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Open Access Using tuberculosis patient characteristics to predict future cases with matching genotype results

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Setting:

United States.
Background:

It is unknown whether tuberculosis (TB) case or patient characteristics can predict the likelihood of future related TB cases.
Objective:

To estimate the likelihood for future related cases, i.e., cases with matching TB genotypes within the same county diagnosed within the 2 years following the year of reporting of each included case.
Design:

We considered all TB cases with genotyping results reported in the United States during 2004-2010. Predictive scores were calculated based on patient characteristics by dividing the number of patients who were not the last case in a county-level TB genotype cluster by the total number of patients.
Results:

Overall, there was a 30.8% chance that a future related case would be detected during the 2 years following the report year of any given case. Future related cases were detected in 34.7% of instances following the diagnosis of smear-positive cases, 51.9% of instances following the diagnosis of a homeless patient and 45.2% of instances following the diagnosis of a patient who reported substance abuse. Predictive scores ranged by race (White 13.9%, Native Hawaiian 43.8%) and age group (65 years 13.1%, 0-4 years 43%), and were higher for US-born patients.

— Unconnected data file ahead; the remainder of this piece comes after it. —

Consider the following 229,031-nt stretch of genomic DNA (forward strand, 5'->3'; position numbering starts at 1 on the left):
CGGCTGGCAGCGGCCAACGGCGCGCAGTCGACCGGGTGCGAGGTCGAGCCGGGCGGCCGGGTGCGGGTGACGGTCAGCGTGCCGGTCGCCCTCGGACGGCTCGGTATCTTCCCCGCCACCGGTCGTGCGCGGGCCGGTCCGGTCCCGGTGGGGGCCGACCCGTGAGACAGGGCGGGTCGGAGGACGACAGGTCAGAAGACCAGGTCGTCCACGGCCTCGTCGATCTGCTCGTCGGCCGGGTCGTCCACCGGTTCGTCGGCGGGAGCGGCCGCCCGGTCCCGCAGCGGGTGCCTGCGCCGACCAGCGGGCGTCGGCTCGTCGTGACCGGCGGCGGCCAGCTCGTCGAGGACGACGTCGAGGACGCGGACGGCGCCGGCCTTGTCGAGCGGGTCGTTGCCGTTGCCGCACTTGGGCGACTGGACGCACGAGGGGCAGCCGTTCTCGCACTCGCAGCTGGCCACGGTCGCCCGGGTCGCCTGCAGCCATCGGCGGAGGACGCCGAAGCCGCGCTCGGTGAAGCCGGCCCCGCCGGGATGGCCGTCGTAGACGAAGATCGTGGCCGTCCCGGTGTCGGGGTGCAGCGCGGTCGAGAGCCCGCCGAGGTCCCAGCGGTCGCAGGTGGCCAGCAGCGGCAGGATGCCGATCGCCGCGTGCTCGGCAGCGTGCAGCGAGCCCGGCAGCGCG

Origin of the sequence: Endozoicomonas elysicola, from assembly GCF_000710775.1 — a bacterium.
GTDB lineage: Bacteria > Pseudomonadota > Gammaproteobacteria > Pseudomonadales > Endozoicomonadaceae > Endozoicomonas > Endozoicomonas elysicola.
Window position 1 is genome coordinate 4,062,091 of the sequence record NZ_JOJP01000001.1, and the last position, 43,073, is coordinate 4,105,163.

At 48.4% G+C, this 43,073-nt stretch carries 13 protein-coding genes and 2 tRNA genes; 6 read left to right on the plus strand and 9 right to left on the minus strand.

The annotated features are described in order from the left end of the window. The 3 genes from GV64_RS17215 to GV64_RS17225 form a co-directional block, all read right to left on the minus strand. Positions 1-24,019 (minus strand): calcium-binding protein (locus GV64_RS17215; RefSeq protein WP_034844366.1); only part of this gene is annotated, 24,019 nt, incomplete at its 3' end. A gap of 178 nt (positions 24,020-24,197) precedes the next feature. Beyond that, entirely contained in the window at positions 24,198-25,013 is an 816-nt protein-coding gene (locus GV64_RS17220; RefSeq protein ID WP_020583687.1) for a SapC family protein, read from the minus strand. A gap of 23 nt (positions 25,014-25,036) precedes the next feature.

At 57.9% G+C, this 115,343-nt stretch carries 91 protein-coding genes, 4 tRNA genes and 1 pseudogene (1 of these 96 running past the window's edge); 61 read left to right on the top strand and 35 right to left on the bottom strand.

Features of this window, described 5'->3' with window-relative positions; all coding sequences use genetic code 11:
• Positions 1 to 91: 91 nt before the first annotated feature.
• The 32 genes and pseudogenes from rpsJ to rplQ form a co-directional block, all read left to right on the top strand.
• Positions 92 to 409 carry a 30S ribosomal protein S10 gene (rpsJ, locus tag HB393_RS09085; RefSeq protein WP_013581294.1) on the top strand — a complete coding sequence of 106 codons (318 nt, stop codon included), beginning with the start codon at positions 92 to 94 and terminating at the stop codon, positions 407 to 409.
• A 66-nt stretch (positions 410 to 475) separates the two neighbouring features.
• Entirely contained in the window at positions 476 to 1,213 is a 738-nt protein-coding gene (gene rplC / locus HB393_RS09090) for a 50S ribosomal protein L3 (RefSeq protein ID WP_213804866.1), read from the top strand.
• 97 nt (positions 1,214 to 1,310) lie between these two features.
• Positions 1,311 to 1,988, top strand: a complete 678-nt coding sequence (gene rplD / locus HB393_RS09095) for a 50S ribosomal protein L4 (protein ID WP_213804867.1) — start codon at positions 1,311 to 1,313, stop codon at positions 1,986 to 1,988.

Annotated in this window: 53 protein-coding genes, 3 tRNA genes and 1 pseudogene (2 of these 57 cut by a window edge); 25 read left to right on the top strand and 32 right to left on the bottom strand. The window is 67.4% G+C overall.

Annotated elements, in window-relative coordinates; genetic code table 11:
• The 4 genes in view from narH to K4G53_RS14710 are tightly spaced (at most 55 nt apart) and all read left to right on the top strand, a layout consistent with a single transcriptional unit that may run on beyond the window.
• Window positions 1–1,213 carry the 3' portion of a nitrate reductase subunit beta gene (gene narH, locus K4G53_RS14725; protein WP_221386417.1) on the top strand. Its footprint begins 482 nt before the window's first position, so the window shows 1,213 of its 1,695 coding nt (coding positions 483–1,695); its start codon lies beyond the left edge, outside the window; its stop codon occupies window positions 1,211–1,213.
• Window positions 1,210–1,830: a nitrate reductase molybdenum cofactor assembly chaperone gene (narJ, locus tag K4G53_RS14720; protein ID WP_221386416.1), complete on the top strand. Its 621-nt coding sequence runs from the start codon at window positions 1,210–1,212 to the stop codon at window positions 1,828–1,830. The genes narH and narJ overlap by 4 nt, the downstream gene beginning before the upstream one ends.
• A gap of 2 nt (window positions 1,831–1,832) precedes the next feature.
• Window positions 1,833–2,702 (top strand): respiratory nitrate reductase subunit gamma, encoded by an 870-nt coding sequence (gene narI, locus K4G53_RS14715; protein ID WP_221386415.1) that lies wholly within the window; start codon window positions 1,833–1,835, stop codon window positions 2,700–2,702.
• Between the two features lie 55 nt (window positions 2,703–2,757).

Conclusion:

Behavioral and sociodemographic factors can help predict the likelihood of future related cases and can be used to prioritize contact investigations.
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Keywords: genotype; transmission; tuberculosis

Document Type: Research Article

Affiliations: Division of Tuberculosis Elimination, US Centers for Disease Control and Prevention, National Centers for HIV, Viral Hepatitis, STD, and Tuberculosis Prevention, Atlanta, Georgia, USA

Publication date: 2014-03-21

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  • Public Health Action (PHA), The Union's quarterly open access on-line journal, provides a platform for its mission 'Health solutions for the poor'. PHA addresses the need for show-casing operational research that addresses issues in health systems and services. It publishes high-quality scientific research that provides new knowledge to improve access, equity, quality and efficiency of health systems and services.

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